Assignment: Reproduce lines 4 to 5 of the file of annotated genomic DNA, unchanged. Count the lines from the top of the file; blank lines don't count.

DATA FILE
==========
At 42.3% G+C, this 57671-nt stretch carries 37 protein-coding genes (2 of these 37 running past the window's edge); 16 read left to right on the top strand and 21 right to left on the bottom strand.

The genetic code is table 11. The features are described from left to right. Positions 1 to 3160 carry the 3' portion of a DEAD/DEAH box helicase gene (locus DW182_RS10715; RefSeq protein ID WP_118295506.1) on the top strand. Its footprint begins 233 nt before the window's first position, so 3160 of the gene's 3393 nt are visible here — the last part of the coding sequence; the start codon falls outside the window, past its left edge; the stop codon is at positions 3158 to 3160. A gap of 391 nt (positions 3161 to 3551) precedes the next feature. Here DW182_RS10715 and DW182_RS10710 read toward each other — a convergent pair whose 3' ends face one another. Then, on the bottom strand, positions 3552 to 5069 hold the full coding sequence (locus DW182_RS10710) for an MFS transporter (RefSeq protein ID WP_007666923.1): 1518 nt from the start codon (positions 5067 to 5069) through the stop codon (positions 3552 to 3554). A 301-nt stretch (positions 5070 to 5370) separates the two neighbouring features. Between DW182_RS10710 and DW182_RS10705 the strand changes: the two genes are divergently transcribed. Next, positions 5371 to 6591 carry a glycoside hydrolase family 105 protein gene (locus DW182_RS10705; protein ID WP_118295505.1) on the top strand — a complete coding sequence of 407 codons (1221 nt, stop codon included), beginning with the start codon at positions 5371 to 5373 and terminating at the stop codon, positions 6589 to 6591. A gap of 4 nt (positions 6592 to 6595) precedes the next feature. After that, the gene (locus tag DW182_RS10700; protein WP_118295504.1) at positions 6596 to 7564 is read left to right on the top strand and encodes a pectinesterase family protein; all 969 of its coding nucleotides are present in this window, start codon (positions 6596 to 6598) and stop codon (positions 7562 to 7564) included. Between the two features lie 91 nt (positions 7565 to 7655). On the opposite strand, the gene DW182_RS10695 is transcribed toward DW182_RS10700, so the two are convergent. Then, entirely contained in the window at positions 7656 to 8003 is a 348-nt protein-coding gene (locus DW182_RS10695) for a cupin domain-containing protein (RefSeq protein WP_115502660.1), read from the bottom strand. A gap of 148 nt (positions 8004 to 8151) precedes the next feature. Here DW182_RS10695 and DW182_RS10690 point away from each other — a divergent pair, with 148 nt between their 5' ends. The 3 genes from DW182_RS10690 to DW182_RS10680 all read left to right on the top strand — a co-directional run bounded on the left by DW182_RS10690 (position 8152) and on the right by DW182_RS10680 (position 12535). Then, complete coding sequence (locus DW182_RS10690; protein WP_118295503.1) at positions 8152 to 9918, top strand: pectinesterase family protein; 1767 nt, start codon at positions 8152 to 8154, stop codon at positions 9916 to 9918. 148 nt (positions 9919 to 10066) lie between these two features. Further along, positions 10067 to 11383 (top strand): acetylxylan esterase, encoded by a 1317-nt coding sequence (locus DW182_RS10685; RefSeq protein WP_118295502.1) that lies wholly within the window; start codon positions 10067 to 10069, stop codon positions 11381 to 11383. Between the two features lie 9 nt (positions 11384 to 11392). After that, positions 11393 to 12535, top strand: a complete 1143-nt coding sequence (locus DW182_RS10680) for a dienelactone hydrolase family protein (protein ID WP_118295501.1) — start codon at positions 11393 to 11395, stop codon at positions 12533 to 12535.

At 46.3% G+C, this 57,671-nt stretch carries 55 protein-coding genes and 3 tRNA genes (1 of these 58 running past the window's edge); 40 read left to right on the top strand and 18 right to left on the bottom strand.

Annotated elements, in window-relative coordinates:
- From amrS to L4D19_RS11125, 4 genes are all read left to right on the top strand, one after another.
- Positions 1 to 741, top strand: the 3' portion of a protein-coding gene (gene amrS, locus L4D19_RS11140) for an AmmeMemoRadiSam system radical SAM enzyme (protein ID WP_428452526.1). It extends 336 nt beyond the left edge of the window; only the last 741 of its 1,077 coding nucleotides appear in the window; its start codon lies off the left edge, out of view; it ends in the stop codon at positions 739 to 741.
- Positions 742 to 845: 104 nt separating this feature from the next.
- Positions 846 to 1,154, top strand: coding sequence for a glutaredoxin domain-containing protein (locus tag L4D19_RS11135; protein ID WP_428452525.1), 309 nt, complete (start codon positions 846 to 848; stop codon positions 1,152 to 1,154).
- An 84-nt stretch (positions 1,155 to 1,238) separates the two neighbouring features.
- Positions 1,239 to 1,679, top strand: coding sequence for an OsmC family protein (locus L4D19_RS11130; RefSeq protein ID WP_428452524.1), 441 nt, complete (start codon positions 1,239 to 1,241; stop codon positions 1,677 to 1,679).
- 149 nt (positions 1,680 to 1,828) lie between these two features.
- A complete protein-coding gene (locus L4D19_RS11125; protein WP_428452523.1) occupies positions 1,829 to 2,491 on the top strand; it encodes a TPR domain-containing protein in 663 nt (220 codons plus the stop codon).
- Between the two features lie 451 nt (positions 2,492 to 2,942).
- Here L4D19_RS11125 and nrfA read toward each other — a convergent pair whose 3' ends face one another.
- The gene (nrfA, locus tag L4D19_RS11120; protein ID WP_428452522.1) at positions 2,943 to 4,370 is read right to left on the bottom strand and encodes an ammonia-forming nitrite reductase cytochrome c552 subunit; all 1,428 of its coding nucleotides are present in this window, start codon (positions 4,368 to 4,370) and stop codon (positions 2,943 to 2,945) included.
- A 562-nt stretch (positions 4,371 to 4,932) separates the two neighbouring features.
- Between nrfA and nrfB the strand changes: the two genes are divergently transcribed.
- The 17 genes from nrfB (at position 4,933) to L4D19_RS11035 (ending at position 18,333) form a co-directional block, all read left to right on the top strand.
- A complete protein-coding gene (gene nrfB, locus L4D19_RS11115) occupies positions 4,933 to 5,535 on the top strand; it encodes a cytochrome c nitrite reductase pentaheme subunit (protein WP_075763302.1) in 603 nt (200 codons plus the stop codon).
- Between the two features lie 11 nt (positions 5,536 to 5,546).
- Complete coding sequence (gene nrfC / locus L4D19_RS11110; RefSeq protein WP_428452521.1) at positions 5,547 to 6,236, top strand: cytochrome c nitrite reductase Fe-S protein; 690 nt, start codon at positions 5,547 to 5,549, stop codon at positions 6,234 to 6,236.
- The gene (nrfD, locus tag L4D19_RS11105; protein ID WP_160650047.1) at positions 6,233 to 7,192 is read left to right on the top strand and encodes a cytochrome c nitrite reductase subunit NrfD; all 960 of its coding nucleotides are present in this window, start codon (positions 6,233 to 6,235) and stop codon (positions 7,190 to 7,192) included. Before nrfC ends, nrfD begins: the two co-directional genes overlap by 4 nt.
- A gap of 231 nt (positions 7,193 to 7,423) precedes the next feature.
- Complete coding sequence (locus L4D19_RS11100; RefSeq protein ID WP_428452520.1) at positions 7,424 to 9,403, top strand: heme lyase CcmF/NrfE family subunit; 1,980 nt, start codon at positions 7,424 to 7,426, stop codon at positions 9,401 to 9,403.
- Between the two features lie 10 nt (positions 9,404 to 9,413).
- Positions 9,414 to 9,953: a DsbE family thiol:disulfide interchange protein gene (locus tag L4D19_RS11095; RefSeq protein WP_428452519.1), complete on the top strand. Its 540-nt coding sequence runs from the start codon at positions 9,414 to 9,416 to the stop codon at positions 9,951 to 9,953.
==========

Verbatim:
Annotated elements, in window-relative coordinates:
- From amrS to L4D19_RS11125, 4 genes are all read left to right on the top strand, one after another.